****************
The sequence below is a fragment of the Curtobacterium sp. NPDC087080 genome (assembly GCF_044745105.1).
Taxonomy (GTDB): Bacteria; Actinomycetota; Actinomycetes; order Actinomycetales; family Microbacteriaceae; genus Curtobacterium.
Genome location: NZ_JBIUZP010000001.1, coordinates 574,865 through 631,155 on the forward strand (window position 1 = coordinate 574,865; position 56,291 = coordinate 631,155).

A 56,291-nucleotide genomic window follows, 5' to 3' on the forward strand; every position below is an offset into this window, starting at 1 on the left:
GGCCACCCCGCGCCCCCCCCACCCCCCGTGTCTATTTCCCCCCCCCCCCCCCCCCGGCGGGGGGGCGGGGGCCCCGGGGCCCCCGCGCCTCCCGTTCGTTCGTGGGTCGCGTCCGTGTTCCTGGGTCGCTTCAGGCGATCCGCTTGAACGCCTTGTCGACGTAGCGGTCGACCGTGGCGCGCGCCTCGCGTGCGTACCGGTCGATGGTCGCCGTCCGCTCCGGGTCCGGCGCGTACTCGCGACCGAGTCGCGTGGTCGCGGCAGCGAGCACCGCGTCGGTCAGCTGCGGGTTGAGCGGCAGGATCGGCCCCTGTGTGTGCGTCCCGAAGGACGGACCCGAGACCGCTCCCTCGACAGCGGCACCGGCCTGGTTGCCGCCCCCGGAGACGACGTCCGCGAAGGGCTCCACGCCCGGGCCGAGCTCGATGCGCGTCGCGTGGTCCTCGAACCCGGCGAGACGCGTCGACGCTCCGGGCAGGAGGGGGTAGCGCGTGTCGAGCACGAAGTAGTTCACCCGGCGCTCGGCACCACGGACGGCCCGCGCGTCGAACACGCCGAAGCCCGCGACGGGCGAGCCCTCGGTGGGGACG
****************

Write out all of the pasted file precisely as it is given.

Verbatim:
The sequence below is a fragment of the Curtobacterium sp. NPDC087080 genome (assembly GCF_044745105.1).
Taxonomy (GTDB): Bacteria; Actinomycetota; Actinomycetes; order Actinomycetales; family Microbacteriaceae; genus Curtobacterium.
Genome location: NZ_JBIUZP010000001.1, coordinates 574,865 through 631,155 on the forward strand (window position 1 = coordinate 574,865; position 56,291 = coordinate 631,155).

A 56,291-nucleotide genomic window follows, 5' to 3' on the forward strand; every position below is an offset into this window, starting at 1 on the left:
GGCCACCCCGCGCCCCCCCCACCCCCCGTGTCTATTTCCCCCCCCCCCCCCCCCCGGCGGGGGGGCGGGGGCCCCGGGGCCCCCGCGCCTCCCGTTCGTTCGTGGGTCGCGTCCGTGTTCCTGGGTCGCTTCAGGCGATCCGCTTGAACGCCTTGTCGACGTAGCGGTCGACCGTGGCGCGCGCCTCGCGTGCGTACCGGTCGATGGTCGCCGTCCGCTCCGGGTCCGGCGCGTACTCGCGACCGAGTCGCGTGGTCGCGGCAGCGAGCACCGCGTCGGTCAGCTGCGGGTTGAGCGGCAGGATCGGCCCCTGTGTGTGCGTCCCGAAGGACGGACCCGAGACCGCTCCCTCGACAGCGGCACCGGCCTGGTTGCCGCCCCCGGAGACGACGTCCGCGAAGGGCTCCACGCCCGGGCCGAGCTCGATGCGCGTCGCGTGGTCCTCGAACCCGGCGAGACGCGTCGACGCTCCGGGCAGGAGGGGGTAGCGCGTGTCGAGCACGAAGTAGTTCACCCGGCGCTCGGCACCACGGACGGCCCGCGCGTCGAACACGCCGAAGCCCGCGACGGGCGAGCCCTCGGTGGGGACG